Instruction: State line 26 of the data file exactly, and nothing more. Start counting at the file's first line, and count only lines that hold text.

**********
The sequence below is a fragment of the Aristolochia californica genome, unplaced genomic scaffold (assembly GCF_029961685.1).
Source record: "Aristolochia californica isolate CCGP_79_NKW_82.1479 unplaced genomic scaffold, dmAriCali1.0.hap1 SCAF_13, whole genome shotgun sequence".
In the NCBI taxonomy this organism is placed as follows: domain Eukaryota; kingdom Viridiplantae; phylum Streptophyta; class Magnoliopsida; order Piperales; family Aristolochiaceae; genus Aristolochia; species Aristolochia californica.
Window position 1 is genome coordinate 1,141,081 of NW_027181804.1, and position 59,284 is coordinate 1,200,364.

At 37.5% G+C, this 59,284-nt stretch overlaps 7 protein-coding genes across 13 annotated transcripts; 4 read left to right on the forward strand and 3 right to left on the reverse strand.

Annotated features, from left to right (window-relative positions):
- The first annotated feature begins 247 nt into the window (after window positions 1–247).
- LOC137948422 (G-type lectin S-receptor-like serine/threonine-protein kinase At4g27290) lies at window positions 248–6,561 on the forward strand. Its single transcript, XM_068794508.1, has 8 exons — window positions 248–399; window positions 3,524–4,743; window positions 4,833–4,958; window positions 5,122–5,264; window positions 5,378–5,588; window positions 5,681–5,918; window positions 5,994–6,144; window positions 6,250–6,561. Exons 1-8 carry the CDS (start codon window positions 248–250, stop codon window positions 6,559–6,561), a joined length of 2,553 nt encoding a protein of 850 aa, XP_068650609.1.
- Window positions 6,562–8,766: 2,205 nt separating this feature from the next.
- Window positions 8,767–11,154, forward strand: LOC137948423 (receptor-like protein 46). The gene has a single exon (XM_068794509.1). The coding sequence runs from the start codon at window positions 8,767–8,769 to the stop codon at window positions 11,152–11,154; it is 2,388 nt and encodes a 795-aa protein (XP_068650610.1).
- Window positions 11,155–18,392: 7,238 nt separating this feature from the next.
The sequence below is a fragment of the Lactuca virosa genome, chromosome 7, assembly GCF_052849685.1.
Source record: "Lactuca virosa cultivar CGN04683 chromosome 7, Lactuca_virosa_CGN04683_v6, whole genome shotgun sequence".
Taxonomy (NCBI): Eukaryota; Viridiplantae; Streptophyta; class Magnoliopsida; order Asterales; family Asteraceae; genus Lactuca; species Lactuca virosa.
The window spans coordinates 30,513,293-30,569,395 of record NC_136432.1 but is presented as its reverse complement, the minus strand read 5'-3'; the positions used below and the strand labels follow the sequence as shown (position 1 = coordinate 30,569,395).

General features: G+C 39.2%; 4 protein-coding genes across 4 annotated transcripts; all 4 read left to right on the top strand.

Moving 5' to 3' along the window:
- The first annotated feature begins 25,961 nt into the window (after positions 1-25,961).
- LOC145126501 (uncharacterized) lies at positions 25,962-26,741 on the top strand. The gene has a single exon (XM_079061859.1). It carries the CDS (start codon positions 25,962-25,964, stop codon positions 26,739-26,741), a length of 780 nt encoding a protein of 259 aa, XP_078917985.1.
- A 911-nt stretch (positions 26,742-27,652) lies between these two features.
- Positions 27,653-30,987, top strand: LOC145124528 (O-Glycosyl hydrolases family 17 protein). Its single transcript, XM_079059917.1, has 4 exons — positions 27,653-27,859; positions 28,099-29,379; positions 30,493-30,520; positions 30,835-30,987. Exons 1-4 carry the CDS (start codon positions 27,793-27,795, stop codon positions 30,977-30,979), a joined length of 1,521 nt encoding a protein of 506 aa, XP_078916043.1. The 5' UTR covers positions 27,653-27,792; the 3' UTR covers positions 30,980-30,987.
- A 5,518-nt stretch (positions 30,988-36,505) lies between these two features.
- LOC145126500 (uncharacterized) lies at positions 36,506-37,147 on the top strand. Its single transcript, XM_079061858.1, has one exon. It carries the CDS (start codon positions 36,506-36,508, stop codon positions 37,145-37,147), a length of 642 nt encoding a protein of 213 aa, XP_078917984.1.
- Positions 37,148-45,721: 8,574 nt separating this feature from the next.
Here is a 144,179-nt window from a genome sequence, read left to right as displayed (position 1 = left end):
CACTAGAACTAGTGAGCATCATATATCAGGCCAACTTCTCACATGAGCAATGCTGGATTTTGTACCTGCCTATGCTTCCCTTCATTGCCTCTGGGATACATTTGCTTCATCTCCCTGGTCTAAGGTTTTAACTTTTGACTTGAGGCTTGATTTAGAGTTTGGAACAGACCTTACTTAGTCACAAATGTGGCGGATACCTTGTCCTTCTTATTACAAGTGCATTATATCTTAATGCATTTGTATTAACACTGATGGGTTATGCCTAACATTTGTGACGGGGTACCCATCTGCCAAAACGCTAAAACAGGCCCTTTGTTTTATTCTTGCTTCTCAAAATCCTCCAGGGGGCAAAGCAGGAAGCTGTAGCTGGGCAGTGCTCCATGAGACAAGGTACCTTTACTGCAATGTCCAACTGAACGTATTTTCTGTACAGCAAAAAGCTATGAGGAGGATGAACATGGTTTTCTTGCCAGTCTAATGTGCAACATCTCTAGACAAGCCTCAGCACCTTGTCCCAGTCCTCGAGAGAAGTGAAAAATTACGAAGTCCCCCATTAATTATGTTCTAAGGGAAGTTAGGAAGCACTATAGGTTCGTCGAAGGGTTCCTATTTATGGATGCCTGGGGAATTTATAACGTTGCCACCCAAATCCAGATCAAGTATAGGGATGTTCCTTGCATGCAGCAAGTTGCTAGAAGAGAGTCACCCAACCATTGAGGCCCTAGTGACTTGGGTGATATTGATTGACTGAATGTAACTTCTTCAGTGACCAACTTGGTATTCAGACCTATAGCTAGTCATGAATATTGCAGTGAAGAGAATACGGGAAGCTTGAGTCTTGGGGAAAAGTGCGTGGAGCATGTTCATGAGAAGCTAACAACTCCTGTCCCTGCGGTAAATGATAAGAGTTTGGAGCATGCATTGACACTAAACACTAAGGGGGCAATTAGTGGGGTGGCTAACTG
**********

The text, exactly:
CACTAGAACTAGTGAGCATCATATATCAGGCCAACTTCTCACATGAGCAATGCTGGATTTTGTACCTGCCTATGCTTCCCTTCATTGCCTCTGGGATACATTTGCTTCATCTCCCTGGTCTAAGGTTTTAACTTTTGACTTGAGGCTTGATTTAGAGTTTGGAACAGACCTTACTTAGTCACAAATGTGGCGGATACCTTGTCCTTCTTATTACAAGTGCATTATATCTTAATGCATTTGTATTAACACTGATGGGTTATGCCTAACATTTGTGACGGGGTACCCATCTGCCAAAACGCTAAAACAGGCCCTTTGTTTTATTCTTGCTTCTCAAAATCCTCCAGGGGGCAAAGCAGGAAGCTGTAGCTGGGCAGTGCTCCATGAGACAAGGTACCTTTACTGCAATGTCCAACTGAACGTATTTTCTGTACAGCAAAAAGCTATGAGGAGGATGAACATGGTTTTCTTGCCAGTCTAATGTGCAACATCTCTAGACAAGCCTCAGCACCTTGTCCCAGTCCTCGAGAGAAGTGAAAAATTACGAAGTCCCCCATTAATTATGTTCTAAGGGAAGTTAGGAAGCACTATAGGTTCGTCGAAGGGTTCCTATTTATGGATGCCTGGGGAATTTATAACGTTGCCACCCAAATCCAGATCAAGTATAGGGATGTTCCTTGCATGCAGCAAGTTGCTAGAAGAGAGTCACCCAACCATTGAGGCCCTAGTGACTTGGGTGATATTGATTGACTGAATGTAACTTCTTCAGTGACCAACTTGGTATTCAGACCTATAGCTAGTCATGAATATTGCAGTGAAGAGAATACGGGAAGCTTGAGTCTTGGGGAAAAGTGCGTGGAGCATGTTCATGAGAAGCTAACAACTCCTGTCCCTGCGGTAAATGATAAGAGTTTGGAGCATGCATTGACACTAAACACTAAGGGGGCAATTAGTGGGGTGGCTAACTG